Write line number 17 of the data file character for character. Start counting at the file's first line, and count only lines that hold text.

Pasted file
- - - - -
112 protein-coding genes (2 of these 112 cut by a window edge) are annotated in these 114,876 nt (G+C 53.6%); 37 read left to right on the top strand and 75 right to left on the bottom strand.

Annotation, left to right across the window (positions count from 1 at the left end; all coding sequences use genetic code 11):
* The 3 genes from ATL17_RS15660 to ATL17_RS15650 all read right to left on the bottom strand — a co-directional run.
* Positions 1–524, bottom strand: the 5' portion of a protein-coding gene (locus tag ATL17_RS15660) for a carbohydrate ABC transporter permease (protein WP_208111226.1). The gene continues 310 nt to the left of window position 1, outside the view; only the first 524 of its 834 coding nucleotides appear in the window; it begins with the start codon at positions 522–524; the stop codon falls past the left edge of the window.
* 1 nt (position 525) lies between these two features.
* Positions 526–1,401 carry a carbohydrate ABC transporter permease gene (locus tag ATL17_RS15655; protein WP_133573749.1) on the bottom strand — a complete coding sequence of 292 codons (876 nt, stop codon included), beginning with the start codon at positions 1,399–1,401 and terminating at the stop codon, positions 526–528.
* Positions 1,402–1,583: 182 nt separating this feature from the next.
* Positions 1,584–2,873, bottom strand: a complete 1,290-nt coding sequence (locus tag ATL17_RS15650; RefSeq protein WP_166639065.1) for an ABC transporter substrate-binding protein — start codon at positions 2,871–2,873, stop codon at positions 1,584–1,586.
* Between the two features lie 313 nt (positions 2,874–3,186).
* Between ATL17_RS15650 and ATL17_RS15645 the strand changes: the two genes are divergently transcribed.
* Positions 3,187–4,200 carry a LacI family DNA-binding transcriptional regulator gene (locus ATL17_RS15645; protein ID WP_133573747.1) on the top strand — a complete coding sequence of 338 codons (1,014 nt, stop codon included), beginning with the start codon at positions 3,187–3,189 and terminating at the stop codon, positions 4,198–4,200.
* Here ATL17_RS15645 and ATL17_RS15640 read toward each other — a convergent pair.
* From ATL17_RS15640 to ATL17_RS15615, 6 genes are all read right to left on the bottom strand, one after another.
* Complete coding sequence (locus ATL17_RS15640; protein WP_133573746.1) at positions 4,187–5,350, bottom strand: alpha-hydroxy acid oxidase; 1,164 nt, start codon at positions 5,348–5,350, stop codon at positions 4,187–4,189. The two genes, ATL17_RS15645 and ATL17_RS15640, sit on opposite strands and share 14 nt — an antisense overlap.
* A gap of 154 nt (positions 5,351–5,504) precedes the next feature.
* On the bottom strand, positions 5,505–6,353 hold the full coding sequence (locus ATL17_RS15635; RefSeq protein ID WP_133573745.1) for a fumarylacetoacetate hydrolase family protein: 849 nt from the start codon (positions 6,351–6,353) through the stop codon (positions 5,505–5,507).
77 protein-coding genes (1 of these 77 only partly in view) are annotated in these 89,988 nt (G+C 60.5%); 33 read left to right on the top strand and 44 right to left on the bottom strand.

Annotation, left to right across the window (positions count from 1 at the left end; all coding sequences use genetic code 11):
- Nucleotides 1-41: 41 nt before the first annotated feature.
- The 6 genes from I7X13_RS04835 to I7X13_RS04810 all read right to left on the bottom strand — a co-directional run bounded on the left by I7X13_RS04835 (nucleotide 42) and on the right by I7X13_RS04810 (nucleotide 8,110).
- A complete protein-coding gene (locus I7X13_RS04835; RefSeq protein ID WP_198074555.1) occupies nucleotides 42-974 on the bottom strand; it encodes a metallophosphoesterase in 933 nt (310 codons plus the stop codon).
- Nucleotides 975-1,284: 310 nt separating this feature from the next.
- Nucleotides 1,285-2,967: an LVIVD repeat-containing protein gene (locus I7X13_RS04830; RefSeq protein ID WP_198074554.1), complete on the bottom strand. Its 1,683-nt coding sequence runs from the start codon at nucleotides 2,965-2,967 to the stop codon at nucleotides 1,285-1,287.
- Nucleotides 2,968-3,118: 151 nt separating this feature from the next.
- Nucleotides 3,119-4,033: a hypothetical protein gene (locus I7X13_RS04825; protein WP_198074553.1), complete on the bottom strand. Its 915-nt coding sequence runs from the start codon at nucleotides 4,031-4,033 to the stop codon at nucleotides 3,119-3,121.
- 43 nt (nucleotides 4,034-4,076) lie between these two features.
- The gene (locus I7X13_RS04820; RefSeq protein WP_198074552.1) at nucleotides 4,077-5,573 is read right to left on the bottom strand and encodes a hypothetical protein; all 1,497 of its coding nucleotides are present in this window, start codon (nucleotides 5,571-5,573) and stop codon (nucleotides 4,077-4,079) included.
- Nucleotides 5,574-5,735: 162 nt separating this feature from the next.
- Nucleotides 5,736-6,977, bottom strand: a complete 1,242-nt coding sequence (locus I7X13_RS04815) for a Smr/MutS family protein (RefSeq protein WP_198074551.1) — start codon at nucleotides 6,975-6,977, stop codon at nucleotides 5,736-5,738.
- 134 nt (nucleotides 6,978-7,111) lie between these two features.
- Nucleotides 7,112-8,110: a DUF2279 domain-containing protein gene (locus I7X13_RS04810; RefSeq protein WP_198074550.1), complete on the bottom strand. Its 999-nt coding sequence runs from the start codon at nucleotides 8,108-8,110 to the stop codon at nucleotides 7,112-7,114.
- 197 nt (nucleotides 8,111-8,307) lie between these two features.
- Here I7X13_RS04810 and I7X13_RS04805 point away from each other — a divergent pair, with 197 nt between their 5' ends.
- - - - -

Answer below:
77 protein-coding genes (1 of these 77 only partly in view) are annotated in these 89,988 nt (G+C 60.5%); 33 read left to right on the top strand and 44 right to left on the bottom strand.